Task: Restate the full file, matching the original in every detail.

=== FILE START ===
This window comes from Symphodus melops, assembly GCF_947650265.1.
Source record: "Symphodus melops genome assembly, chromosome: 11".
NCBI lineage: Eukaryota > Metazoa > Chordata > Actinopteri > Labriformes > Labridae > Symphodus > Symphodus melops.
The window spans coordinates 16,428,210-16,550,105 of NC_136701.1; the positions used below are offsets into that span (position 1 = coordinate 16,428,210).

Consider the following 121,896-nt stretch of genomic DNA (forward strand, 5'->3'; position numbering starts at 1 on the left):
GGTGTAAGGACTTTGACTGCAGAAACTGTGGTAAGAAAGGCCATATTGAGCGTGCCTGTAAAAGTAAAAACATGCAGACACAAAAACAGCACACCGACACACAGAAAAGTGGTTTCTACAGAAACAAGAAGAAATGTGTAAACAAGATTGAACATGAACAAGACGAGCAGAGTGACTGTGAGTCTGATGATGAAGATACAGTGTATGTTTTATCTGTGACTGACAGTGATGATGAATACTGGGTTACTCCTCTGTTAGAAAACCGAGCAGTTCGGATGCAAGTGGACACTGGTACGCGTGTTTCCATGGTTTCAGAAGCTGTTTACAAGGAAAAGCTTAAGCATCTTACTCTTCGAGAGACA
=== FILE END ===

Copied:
This window comes from Symphodus melops, assembly GCF_947650265.1.
Source record: "Symphodus melops genome assembly, chromosome: 11".
NCBI lineage: Eukaryota > Metazoa > Chordata > Actinopteri > Labriformes > Labridae > Symphodus > Symphodus melops.
The window spans coordinates 16,428,210-16,550,105 of NC_136701.1; the positions used below are offsets into that span (position 1 = coordinate 16,428,210).

Consider the following 121,896-nt stretch of genomic DNA (forward strand, 5'->3'; position numbering starts at 1 on the left):
GGTGTAAGGACTTTGACTGCAGAAACTGTGGTAAGAAAGGCCATATTGAGCGTGCCTGTAAAAGTAAAAACATGCAGACACAAAAACAGCACACCGACACACAGAAAAGTGGTTTCTACAGAAACAAGAAGAAATGTGTAAACAAGATTGAACATGAACAAGACGAGCAGAGTGACTGTGAGTCTGATGATGAAGATACAGTGTATGTTTTATCTGTGACTGACAGTGATGATGAATACTGGGTTACTCCTCTGTTAGAAAACCGAGCAGTTCGGATGCAAGTGGACACTGGTACGCGTGTTTCCATGGTTTCAGAAGCTGTTTACAAGGAAAAGCTTAAGCATCTTACTCTTCGAGAGACA